Kitchen Adventures: Brilliant Brioche

Happiness is a warm loaf of bread.

There is a reason why I will never lose weight in time for bikini season this year–it’s brioche. It’s buttery, light, melt-in-your-mouth goodness, and I just can’t get enough. Now that I know how to make it successfully, well, I can just kiss goodbye any chance of  shrinking my muffin top for good.

Over the holiday weekend, I finally carved out some time–and you do need plenty of time for this project–to make brioche from my favorite pastry book, Flour: Spectacular Recipes from Boston’s Flour Bakery + Cafe. I’ve made several waistline-busting batches of goodies from this book already, including Double Apple Pie, and all of them turned out swimmingly, so I expected no less from Joanne Chang’s brioche recipe.

As far as pastries go, brioche is sort of an odd duck in that it’s pastry-like bread. Or bread-like pastry, whichever you prefer. Apparently, the first recorded use of the word brioche was in 1404 (whoa!) but the origin of the word itself isn’t quite clear.

According to, there are several theories, but my favorite is the one from Larousse Gastronomique, which says that brioche gets its name from Brie, since brioche was originally made with the famous cheese.  I like this idea best because my favorite Filipino pastry, ensaymada, is pretty much like brioche, except it’s topped with a thick, creamy, sugary frosting and shredded cheese. Fodder for a future kitchen adventure, perhaps?

The Philippines' answer to brioche. Via

Another fun fact about brioche is that it’s tied to the infamous quote that’s often attributed to Marie-Antoinette. You know the one:  “Let them eat cake!” In French, it translates to “”Qu’ils mangent de la brioche!” a quote that the French queen reportedly said after hearing about famines in the French countryside in pre-Revolutionary France. It’s long since been a phrase associated with callous insensitivity to the plight of the working class, but the sad part is, Marie Antoinette apparently didn’t say it.

Marie Antoinette lost her head for brioche in a bad way. (via

The quote actually appeared in Jean-Jacques Rousseau’s book Confessions, which came out when Marie Antoinette was only nine years old, and there’s no record that she said it herself during her reign. Of course, 18th-century folks didn’t have the Googles back then, so that fact didn’t help when the angry bourgeoisie stormed the castle and sent her to the guillotine (ouch). The misattribution still persists to this day though, even with the interwebs. C’est la vie, I suppose.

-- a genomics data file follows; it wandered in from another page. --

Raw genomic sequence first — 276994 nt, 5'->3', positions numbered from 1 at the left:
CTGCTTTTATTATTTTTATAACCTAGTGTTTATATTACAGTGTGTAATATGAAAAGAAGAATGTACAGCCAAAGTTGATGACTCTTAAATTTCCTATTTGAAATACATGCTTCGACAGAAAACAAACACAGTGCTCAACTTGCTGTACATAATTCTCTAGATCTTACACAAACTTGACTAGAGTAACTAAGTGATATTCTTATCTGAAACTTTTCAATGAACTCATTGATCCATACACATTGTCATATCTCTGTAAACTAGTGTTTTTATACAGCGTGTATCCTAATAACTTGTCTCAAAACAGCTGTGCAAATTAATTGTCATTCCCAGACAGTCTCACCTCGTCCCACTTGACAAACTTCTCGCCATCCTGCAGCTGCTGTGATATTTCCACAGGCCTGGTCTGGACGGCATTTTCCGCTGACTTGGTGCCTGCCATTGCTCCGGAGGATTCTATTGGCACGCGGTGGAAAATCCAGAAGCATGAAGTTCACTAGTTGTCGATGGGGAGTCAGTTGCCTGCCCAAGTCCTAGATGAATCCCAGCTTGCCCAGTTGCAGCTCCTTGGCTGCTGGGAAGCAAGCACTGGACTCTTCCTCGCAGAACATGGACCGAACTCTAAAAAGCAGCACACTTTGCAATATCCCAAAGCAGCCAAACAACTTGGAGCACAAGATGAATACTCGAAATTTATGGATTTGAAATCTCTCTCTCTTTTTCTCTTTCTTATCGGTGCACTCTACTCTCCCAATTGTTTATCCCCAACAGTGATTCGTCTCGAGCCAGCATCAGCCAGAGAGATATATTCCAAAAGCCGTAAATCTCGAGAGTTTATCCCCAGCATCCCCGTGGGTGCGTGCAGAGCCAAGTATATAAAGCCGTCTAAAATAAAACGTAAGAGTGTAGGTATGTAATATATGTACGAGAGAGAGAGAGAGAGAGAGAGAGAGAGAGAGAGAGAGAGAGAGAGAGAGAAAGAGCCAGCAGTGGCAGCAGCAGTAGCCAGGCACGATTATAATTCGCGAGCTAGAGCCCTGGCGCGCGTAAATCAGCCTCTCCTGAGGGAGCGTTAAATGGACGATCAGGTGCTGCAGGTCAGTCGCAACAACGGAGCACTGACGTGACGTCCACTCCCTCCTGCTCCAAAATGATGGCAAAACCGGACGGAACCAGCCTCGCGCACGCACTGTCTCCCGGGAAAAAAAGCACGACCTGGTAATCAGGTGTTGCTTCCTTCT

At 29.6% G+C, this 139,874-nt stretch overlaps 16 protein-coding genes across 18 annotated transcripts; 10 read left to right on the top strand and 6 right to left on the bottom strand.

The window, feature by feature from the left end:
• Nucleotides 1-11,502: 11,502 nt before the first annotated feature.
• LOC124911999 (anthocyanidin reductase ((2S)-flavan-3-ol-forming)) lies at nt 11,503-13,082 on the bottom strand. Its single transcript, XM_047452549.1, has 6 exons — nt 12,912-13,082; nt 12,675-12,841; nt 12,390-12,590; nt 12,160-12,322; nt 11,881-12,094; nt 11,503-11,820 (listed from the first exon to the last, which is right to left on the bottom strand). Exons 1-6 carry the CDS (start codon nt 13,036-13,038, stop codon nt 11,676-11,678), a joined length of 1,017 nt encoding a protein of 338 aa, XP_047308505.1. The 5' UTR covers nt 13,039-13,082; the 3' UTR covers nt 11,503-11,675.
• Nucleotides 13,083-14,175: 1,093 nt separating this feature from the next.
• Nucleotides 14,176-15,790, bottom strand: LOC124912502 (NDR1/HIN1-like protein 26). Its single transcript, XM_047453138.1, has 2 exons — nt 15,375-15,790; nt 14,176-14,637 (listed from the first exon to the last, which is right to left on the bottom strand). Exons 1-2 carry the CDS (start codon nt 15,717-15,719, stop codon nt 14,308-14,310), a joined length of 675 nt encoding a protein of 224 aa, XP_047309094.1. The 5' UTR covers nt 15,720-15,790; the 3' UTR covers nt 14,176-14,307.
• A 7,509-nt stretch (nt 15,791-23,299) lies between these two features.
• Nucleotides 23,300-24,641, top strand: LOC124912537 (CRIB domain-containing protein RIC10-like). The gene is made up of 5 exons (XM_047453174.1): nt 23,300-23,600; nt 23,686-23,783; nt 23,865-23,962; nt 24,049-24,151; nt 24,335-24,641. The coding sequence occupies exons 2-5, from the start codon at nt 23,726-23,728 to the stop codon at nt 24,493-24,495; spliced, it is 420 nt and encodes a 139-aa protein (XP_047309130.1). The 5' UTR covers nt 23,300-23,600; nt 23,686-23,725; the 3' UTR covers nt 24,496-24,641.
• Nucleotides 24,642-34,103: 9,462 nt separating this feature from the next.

Anyway. I digress. The brioche-making experience was pretty fun. The process involves mixing the dough, letting it proof in the fridge overnight, dividing the batch in half, shaping each section into rectangles, folding them up and placing them in two loaf pans. After the dough has had enough time to rise, you brush the tops with an egg wash, pop them in the oven, and 35 minutes later, you’ve got yourself two loaves of heaven. Also, the buttery air in your house will smell so good, you’ll want to eat it.

I immediately sliced off several pieces, slathered on my mother-in-law’s amazing homemade raspberry preserves (made with fruit from her own raspberry patch in Minnesota!), made myself a cup of vanilla rooibos, and I was a happy girl. Guess who’s going to be eating brioche every morning this week?

Screw it. If I gain a little more of a belly because of this amazing treat, so be it. Anyway, French women don’t get fat, right? Does the same go for women who eat French food? One can only hope.

1 Comment

Filed under Food, kitchen adventures

One response to “Kitchen Adventures: Brilliant Brioche

  1. Coleen

    The bread looks wonderful! Thanks for the raspberry jam publicity, too. You can read more about the amazing/frightful raspberry patch in my new book, All the World in a Blade of Quack: Reclaiming a Garden/Growing a Garden. It’ll be coming out in June–just as the raspberries are ripening (oh dear.)

Leave a Reply

Fill in your details below or click an icon to log in: Logo

You are commenting using your account. Log Out / Change )

Twitter picture

You are commenting using your Twitter account. Log Out / Change )

Facebook photo

You are commenting using your Facebook account. Log Out / Change )

Google+ photo

You are commenting using your Google+ account. Log Out / Change )

Connecting to %s